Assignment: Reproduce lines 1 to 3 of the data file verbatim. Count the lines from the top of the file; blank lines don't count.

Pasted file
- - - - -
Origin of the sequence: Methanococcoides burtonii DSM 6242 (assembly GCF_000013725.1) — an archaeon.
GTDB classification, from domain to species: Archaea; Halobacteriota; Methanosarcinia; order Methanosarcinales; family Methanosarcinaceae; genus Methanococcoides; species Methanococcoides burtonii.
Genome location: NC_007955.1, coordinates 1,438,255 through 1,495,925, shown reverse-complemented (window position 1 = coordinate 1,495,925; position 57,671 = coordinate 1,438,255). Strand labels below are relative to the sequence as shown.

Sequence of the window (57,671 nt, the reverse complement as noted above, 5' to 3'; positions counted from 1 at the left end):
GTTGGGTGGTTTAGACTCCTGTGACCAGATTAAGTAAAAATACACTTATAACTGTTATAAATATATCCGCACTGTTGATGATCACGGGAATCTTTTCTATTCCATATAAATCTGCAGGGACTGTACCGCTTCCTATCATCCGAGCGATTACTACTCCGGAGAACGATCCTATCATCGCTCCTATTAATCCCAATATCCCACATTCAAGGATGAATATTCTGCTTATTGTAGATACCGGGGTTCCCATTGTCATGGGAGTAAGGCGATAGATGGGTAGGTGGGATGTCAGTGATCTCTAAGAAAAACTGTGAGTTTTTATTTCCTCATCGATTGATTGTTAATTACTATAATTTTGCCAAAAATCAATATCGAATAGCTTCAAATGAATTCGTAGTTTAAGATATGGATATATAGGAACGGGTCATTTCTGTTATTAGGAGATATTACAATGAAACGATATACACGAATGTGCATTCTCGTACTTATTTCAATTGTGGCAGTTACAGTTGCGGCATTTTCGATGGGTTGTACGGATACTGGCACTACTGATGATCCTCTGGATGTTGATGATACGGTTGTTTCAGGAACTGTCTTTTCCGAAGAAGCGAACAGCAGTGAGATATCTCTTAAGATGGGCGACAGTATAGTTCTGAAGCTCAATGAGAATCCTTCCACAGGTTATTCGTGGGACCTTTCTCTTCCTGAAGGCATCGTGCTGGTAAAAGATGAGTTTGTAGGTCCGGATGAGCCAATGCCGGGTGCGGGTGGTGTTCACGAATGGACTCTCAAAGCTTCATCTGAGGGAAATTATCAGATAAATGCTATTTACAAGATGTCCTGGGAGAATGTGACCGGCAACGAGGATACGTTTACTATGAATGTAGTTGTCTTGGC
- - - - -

Origin of the sequence: Methanococcoides burtonii DSM 6242 (assembly GCF_000013725.1) — an archaeon.
GTDB classification, from domain to species: Archaea; Halobacteriota; Methanosarcinia; order Methanosarcinales; family Methanosarcinaceae; genus Methanococcoides; species Methanococcoides burtonii.
Genome location: NC_007955.1, coordinates 1,438,255 through 1,495,925, shown reverse-complemented (window position 1 = coordinate 1,495,925; position 57,671 = coordinate 1,438,255). Strand labels below are relative to the sequence as shown.